Pennsylvania Paid Family Leave Bill Would Yield Outsized Returns to Families, Employers, and the Commonwealth

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    ESTIMATED FISCAL AND HUMAN SERVICES BENEFITS OUTWEIGH COSTS BY AS MUCH AS 18:1 

    Press Contact: Molly Kramer, 615-343-8948, molly.m.kramer@vanderbilt.edu 

    Today, we released Benefit-Cost Analysis of H.B.181, a Pennsylvania bill to create a new paid family and medical leave (PFML) program. The new analysis uses the most rigorous research on PFML outcomes to estimate the bipartisan bill’s potential impact on beneficiaries, employers, and the commonwealth government.  

    Key findings: 

    1. Enacting H.B. 181 would be budget neutral. 
    2. Each year, bonding leave would result in a net benefit of $379 million to families, employers, and the PA government, outweighing costs by 18 to 1. 
    3. Employees would receive double—or more—return on their investment by contributing to the PFML program. 
    4. Adopting H.B. 181 would improve PA’s ranking in our Policy Impact Calculator. The state would rise from 49th to 37th by increasing the minimum resources available to working families. 

    “Paid family and medical leave is one of the most cost-effective policies for states to help ensure that all children thrive,” said Dr. Cynthia Osborne, Executive Director of the Prenatal-to-3 Policy Impact Center and Professor of Early Childhood Education and Policy at Vanderbilt University. “Rigorous research shows that paid leave allows working families to get timely preventive health care for babies and keeps parents in the workforce, among many other benefits.”

    In 2023, Pennsylvania lawmakers introduced H.B. 181 to establish a new PFML program, offering up to 20 weeks of paid bonding leave after the birth of a new child. The bill is sponsored by a bipartisan group of 54 lawmakers in the House. A similar bipartisan bill will also soon be introduced in the Pennsylvania Senate. Children First of Pennsylvania requested that we analyze the bill’s impacts.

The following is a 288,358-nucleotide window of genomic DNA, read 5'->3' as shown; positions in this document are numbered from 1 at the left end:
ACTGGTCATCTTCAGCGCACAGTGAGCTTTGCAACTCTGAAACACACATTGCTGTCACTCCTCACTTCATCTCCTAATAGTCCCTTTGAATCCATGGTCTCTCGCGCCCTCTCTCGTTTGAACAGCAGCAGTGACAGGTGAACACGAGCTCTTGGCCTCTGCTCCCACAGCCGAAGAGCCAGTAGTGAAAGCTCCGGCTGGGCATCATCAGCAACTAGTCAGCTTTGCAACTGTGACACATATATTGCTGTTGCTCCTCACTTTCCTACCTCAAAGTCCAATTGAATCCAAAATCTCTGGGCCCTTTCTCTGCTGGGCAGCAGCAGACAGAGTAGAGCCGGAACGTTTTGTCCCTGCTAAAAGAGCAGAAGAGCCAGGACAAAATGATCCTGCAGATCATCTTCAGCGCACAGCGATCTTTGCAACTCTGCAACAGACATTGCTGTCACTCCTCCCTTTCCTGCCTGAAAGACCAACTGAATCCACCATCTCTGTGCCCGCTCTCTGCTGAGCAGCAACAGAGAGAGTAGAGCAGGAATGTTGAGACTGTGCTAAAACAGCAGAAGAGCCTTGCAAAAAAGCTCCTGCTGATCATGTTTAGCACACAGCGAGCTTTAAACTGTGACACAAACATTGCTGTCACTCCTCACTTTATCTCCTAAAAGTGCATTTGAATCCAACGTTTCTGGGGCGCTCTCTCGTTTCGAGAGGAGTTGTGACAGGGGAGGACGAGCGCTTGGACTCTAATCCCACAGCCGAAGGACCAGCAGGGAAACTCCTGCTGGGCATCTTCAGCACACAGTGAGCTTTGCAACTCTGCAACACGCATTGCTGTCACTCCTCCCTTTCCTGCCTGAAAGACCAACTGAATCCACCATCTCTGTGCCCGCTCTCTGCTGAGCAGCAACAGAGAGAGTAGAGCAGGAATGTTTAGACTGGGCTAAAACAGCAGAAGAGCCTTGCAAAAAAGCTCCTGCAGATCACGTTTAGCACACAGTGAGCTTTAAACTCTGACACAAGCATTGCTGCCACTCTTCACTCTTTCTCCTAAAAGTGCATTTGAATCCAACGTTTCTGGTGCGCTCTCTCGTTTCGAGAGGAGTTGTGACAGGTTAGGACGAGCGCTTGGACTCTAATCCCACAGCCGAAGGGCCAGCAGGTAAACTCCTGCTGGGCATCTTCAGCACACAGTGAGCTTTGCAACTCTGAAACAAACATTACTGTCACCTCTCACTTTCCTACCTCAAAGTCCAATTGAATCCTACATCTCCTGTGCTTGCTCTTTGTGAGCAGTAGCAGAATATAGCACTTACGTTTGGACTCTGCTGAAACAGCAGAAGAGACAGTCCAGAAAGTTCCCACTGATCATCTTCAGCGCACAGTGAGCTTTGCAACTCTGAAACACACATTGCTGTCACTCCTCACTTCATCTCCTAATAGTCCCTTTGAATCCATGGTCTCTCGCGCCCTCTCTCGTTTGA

“The research is clear. A statewide paid leave program would be a gamechanger for Pennsylvania’s working families,” said Donna Cooper, Executive Director of Children First. “No family should have to choose between financial stability and bonding with their newborn at the most critical time. The benefits of a statewide paid leave program in Pennsylvania would immensely impact early childhood development, the fiscal stability of parents and our Commonwealth’s economy.”

    Our analysis suggests that implementing paid bonding leave would generate significant returns. Families with infants would experience reduced healthcare and child care expenses, enhanced employment and household income, and direct benefit payments from the bonding leave program. Pennsylvania would see advantages such as heightened sales and income tax revenue, reduced expenditure on state-sponsored health care and non-parental infant care, among other benefits.

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